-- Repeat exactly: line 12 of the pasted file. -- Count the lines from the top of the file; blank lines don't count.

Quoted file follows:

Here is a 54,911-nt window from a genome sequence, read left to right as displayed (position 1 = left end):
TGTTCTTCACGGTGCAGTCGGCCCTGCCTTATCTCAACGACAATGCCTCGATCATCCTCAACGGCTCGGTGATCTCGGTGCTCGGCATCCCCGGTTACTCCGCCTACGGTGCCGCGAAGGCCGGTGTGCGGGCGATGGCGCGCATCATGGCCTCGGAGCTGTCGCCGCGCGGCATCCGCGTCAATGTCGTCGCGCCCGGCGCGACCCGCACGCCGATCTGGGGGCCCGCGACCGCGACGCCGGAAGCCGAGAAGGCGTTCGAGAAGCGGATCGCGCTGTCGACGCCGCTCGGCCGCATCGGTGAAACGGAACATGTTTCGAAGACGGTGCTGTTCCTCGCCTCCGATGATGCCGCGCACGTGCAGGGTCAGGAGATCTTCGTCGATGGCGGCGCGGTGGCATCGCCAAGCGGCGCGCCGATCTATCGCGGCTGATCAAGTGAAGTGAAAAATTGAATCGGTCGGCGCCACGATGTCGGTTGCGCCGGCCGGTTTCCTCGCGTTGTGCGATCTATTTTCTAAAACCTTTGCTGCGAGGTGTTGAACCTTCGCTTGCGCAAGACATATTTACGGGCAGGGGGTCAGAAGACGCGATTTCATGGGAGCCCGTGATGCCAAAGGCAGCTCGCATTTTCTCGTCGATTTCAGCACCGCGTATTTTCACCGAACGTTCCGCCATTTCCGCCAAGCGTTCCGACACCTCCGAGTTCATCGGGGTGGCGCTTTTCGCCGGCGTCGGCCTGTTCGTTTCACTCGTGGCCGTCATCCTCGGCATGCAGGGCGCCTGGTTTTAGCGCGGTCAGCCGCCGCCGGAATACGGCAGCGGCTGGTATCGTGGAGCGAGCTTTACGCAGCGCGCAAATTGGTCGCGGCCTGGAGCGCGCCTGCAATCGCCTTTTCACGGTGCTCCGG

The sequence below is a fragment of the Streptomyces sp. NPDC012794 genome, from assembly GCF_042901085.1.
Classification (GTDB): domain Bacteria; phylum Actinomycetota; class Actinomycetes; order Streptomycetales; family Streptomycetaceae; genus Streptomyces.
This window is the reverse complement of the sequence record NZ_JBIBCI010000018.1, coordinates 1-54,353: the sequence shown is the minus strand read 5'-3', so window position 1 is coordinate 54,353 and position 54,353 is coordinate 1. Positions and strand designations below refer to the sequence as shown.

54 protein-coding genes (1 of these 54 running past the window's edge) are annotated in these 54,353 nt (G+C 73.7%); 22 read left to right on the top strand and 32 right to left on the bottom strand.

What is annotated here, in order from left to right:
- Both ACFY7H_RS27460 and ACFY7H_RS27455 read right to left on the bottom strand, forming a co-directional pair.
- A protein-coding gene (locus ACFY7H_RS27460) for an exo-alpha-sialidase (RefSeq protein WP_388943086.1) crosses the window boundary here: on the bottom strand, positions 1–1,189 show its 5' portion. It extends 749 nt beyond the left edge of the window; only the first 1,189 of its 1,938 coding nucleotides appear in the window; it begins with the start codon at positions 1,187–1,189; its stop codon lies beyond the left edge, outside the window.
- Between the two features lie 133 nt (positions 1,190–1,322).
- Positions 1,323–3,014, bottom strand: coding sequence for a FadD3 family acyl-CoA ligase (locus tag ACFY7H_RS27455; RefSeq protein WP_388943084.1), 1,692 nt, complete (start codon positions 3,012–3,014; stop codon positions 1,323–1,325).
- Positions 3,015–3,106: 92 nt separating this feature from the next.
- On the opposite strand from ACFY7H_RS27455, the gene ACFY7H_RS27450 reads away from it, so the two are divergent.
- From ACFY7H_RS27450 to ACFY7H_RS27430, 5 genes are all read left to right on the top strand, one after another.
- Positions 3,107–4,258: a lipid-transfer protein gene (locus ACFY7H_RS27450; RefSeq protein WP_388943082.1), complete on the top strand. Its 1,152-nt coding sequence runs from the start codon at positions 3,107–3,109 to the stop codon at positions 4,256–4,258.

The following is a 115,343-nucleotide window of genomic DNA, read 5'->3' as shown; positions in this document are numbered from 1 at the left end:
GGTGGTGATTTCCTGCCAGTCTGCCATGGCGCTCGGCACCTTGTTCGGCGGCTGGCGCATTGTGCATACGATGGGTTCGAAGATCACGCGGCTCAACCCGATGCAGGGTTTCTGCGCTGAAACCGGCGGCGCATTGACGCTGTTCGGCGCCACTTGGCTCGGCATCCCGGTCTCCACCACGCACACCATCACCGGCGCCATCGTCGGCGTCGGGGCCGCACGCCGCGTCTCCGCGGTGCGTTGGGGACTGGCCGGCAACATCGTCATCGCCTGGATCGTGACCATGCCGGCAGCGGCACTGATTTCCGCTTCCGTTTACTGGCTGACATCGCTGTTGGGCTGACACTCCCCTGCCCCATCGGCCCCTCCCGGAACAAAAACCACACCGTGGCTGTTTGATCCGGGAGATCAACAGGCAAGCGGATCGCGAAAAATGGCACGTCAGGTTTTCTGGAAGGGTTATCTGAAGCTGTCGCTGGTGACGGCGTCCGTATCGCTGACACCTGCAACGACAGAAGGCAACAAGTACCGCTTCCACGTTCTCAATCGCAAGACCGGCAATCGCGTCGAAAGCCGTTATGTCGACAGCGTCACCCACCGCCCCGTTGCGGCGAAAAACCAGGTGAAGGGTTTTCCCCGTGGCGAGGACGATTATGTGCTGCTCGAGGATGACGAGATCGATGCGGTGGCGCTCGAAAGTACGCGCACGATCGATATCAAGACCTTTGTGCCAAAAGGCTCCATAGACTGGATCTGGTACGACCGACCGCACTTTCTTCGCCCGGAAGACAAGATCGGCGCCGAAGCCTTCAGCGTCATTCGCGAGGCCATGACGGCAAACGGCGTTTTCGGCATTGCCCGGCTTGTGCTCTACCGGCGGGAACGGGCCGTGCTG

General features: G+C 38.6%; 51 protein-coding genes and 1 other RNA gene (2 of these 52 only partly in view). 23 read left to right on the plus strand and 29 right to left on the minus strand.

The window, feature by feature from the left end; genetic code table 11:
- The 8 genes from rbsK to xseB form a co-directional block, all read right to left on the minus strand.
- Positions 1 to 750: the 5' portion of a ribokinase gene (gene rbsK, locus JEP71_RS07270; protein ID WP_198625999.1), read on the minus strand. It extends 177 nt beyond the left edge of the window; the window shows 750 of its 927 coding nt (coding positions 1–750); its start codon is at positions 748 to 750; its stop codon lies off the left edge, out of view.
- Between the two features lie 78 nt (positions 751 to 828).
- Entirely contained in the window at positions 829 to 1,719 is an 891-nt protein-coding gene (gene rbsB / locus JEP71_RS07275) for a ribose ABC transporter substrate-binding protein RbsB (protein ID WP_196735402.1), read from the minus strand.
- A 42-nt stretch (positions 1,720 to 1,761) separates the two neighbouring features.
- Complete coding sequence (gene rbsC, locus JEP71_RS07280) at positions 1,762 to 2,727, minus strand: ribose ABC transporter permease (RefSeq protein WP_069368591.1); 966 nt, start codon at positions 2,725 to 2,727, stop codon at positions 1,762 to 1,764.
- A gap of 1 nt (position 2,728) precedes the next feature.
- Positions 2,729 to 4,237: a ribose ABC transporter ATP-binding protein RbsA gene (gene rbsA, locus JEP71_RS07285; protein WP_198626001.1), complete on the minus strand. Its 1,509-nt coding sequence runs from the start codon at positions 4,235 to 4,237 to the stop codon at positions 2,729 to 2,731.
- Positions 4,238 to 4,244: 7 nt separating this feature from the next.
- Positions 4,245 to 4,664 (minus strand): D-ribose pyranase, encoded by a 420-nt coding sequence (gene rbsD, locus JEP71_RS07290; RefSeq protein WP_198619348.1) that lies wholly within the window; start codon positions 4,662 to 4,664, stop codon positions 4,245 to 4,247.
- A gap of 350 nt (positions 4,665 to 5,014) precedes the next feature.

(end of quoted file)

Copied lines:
- Positions 3,015–3,106: 92 nt separating this feature from the next.